( UN translation )
I should like to begin by thanking you, Mr. President, for organizing this debate. I welcome the Special Representative of the Secretary-General, Ms. Wallström; the Under-Secretary-General for Peacekeeping Operations, Mr. Ladsous; and Ms. Megheirbi of the NGO Working Group on Women, Peace and Security for their statements.
France associates itself with the statement to be made on behalf of the European Union.
I should like to reiterate our full support for the work of the Special Representative and to commend the quality of her annual report. We also welcome the work done by the Team of Experts on the Rule of Law and Sexual Violence in Conflict.
The effective implementation of Security Council resolutions on women, peace and security is a priority for France, which worked actively for their adoption. It also worked to strengthen attention to this issue within the European Union. At the national level, at the end of 2010 France adopted an action plan for the implementation of the resolutions on women, peace and security.
We welcome the progress described in the report of the Special Representative regarding the establishment of institutional mechanisms to implement resolutions adopted by the Security Council. I point particularly to the progressive implementation of monitoring, analysis and communication arrangements, which will make it possible to gather information on sexual violence. This is essential for the Council to be properly informed.
However, as Ms. Wallström emphasized, the important issue is that of the gap between our initiatives — the mechanisms we establish — and the reality on the ground. Here, the account given by the Secretariat is alarming. Sexual violence remains intolerably high. In many conflicts today, sexual violence is a weapon used to crush individuals and communities.
Therefore, these acts of violence are a destabilizing factor and a threat to peace and security with, as Ms. Wallström emphasized, lasting consequences. By way of example, hundreds of Somali women refugees have been raped, sometimes in front of their husbands. Conflicts, droughts and massive displacements increase the risk of sexual violence against women and girls. In Darfur, the Government of the Sudan has shut down all clinics for the victims of rape. During the past year, more than 625 cases of sexual violence were registered by the United Nations in the Democratic Republic of the Congo.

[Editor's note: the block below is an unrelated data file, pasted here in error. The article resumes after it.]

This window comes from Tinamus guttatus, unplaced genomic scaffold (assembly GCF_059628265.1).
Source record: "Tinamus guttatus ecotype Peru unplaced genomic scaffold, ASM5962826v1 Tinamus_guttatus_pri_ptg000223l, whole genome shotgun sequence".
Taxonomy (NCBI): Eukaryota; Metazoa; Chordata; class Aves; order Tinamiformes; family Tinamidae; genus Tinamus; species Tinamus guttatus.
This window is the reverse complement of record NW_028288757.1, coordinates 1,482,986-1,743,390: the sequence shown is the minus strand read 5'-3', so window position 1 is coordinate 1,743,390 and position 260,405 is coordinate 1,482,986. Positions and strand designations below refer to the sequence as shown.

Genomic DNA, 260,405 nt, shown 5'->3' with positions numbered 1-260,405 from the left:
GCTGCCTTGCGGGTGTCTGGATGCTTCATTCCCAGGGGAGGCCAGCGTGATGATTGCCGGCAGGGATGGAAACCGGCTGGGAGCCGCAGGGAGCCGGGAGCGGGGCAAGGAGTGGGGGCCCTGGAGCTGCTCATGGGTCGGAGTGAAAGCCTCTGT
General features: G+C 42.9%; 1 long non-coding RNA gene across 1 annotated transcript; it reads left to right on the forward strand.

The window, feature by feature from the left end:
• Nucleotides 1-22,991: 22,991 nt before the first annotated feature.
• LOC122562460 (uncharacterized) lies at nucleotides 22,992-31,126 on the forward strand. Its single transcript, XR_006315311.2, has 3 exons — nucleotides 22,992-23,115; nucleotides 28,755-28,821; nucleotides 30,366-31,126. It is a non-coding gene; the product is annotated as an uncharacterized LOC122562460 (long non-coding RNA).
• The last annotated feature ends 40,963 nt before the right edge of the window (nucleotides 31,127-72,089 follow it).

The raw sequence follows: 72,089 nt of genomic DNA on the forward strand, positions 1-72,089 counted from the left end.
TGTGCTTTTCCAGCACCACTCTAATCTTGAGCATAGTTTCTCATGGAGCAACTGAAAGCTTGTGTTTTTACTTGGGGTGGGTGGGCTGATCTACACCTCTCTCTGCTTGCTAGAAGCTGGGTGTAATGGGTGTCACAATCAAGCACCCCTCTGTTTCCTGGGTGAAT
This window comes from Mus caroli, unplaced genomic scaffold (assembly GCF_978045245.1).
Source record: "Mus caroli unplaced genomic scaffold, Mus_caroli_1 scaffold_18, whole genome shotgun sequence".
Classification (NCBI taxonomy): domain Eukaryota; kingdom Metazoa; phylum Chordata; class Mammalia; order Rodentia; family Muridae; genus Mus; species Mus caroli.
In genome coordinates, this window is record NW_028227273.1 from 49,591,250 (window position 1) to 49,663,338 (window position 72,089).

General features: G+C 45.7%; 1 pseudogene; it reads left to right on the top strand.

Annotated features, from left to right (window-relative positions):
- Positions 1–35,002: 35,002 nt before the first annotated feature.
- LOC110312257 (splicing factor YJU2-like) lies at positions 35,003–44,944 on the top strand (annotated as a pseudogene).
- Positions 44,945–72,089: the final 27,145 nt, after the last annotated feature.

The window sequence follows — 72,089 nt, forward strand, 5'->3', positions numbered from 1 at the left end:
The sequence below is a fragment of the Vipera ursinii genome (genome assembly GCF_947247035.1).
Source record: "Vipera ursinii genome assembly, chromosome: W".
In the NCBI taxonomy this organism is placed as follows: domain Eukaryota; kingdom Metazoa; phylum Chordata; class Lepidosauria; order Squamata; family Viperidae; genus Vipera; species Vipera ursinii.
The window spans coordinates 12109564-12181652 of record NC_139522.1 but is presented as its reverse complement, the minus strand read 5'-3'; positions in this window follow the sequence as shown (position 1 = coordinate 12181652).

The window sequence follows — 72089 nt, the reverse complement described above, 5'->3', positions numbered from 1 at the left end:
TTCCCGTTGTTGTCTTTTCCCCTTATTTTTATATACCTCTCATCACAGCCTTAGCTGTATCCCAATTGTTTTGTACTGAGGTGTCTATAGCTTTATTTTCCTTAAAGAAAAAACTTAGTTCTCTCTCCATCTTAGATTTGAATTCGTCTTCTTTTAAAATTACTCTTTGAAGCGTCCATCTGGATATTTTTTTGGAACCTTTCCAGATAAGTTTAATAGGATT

Sexual violence does not occur only when there is an armed conflict, as the Special Representative pointed out in her report. Situations in which there is political instability, including a climate of violence before and after elections, are particularly favourable for the commission of those crimes. Thus in Syria, the Syrian armed forces and security forces have resorted to sexual torture of prisoners, including children and adolescents.
Sexual violence is not inevitable. Given the magnitude of the challenges facing the United Nations, France fully supports the mandate of the Special Representative. Resolution 1960 (2010), adopted in December 2010, marked a political commitment to use all the means available to the Security Council to ensure that sexual violence is prevented. It is up to us today to do our utmost to ensure that that resolution is implemented. The Under-Secretary-General for Peacekeeping Operations mentioned that what is important today here is the swift deployment of women’s protection officers in United Nations missions.
We also welcome the establishment of a list of parties, annexed to the report of the Special Representative, pursuant to resolution 1960 (2010). This list should make it possible to improve communication of information on troubling situations. It is indeed a decisive step forward in combating impunity for the perpetrators of sexual violence, another imperative in our combat against this scourge. The perpetrators of such violence must be brought to justice and sentenced with all due severity. The Council has a crucial role to play in that regard, both by adopting targeted measures against perpetrators of gender-based violence in the context of the relevant sanctions committees and through its ability to refer situations to the International Criminal Court.
Lastly, it is essential to pursue our efforts to implement a zero-tolerance policy in peacekeeping operations. The United Nations system and Member States must bear their responsibilities in that regard. We should set an example.